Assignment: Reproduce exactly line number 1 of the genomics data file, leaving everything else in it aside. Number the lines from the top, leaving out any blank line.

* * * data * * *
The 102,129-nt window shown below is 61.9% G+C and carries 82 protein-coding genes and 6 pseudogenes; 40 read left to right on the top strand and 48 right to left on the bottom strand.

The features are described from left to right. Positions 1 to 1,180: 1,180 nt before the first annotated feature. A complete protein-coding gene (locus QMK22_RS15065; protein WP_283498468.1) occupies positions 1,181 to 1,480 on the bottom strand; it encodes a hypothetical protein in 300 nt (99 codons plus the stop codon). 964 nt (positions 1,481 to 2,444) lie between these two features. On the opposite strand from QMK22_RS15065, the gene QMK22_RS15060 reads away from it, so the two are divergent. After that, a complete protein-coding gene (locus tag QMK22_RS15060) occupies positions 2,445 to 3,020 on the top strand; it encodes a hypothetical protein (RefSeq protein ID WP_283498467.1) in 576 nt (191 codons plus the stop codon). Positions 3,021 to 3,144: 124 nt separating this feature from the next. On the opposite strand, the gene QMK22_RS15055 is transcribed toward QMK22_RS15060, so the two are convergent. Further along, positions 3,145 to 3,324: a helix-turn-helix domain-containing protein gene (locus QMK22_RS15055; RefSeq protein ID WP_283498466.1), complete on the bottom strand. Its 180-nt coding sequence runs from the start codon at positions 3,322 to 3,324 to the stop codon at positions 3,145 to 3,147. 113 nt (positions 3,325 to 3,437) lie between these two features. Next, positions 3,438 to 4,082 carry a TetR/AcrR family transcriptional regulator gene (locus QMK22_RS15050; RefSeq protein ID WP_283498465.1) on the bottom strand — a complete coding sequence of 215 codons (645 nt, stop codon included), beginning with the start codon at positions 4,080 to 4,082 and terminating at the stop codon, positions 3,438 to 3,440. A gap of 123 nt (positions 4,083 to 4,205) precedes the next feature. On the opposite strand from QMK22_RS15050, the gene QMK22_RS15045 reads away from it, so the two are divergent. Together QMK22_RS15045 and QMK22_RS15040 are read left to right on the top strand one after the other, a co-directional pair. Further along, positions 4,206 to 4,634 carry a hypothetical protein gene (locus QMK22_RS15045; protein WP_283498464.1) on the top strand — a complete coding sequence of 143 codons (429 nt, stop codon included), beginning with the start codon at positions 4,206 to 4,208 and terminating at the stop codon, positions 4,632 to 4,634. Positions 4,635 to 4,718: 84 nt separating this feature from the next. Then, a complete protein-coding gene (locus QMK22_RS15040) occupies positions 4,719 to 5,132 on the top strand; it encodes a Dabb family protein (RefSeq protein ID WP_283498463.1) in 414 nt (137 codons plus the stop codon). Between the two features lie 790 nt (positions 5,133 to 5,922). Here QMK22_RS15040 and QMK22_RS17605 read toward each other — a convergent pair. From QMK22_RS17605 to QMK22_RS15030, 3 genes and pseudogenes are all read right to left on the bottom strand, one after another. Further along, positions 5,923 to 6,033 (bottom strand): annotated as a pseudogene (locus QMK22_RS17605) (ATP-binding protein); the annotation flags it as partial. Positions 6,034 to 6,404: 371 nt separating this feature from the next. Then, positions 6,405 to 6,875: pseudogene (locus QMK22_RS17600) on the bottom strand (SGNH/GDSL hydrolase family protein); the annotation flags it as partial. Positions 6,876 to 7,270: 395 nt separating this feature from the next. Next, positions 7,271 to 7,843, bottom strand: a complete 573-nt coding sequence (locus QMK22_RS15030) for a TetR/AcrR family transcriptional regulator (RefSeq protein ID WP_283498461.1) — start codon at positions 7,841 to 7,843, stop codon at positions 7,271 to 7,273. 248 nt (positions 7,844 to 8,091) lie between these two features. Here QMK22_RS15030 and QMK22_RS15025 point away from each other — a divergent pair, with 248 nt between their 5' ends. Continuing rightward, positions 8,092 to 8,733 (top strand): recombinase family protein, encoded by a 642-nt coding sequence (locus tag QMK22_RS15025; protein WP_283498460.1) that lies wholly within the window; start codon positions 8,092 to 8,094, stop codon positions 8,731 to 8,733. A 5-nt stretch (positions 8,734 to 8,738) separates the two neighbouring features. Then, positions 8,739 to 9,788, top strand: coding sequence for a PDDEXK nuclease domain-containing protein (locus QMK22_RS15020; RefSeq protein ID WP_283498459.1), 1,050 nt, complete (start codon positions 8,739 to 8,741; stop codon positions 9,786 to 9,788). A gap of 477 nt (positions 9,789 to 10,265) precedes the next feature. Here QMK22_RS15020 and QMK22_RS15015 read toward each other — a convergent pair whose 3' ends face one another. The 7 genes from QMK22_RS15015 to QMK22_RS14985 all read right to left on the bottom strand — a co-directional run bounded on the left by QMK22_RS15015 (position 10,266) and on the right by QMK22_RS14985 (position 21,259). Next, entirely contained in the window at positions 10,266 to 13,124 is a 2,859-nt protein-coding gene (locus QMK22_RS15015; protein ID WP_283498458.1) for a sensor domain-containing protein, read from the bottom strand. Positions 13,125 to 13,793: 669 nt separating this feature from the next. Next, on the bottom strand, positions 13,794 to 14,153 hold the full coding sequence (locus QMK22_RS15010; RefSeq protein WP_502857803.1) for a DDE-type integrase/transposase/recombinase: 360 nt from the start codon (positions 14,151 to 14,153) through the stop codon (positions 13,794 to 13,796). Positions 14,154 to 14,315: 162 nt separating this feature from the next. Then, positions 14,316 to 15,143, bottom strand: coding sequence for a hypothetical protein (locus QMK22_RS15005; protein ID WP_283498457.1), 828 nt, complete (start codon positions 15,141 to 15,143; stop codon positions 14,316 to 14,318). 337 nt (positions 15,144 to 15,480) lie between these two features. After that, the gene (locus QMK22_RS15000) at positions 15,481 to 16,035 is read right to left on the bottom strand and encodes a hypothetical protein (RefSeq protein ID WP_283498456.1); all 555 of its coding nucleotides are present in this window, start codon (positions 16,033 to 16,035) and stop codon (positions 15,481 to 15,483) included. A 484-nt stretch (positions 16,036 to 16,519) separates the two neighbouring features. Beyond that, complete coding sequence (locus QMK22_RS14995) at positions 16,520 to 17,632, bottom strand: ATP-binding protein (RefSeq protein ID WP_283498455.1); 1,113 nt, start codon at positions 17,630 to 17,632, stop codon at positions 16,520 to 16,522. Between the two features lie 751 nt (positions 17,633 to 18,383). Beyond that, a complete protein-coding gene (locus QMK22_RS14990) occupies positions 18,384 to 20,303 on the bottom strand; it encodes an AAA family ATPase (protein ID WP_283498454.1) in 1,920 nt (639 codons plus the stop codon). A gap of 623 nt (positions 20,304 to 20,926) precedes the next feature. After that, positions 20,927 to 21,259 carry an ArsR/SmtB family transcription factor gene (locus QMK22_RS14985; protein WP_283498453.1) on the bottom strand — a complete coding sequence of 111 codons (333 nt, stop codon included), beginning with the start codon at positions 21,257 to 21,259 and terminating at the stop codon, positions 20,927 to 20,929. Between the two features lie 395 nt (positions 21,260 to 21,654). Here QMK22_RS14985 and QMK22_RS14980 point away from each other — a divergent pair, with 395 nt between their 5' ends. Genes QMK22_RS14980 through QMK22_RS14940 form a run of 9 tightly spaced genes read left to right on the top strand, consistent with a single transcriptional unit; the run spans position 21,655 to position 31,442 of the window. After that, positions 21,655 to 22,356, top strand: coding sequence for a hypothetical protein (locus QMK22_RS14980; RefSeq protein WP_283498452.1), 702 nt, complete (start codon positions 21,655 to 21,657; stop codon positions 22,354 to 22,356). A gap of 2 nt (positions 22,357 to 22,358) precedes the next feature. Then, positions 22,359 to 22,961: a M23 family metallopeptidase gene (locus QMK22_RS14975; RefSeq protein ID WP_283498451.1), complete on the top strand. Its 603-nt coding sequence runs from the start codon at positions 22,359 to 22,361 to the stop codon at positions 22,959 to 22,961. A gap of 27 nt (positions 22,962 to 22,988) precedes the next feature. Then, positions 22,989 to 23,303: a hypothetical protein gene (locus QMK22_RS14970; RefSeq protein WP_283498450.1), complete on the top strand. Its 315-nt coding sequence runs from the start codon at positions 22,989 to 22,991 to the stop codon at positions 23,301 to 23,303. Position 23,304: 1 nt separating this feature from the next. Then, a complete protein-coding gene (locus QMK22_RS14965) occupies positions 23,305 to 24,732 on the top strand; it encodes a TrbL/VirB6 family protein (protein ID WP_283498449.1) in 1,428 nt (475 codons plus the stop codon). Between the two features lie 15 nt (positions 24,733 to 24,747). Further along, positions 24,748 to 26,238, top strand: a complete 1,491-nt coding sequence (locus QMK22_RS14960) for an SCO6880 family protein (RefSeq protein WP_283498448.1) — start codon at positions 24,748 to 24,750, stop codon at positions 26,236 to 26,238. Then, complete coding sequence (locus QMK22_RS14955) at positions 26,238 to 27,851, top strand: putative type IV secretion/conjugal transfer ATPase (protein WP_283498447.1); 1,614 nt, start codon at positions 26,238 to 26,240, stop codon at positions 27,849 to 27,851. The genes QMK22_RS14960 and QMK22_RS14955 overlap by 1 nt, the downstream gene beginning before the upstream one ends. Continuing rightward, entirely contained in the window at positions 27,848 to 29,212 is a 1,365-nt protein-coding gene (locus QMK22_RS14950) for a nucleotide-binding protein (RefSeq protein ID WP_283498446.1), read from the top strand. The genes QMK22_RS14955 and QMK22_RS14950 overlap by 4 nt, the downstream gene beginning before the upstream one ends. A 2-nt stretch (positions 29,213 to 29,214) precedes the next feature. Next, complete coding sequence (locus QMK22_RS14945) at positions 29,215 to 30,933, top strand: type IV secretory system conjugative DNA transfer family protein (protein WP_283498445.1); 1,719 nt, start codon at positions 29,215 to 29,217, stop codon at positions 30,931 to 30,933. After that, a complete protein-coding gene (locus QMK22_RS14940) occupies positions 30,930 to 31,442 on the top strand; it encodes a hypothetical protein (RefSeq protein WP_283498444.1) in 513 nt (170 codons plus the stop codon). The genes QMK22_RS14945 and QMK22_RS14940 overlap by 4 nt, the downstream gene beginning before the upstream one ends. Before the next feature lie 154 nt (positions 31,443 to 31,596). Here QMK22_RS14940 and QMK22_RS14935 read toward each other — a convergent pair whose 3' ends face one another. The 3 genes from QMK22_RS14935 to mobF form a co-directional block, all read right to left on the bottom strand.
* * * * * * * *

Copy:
The 102,129-nt window shown below is 61.9% G+C and carries 82 protein-coding genes and 6 pseudogenes; 40 read left to right on the top strand and 48 right to left on the bottom strand.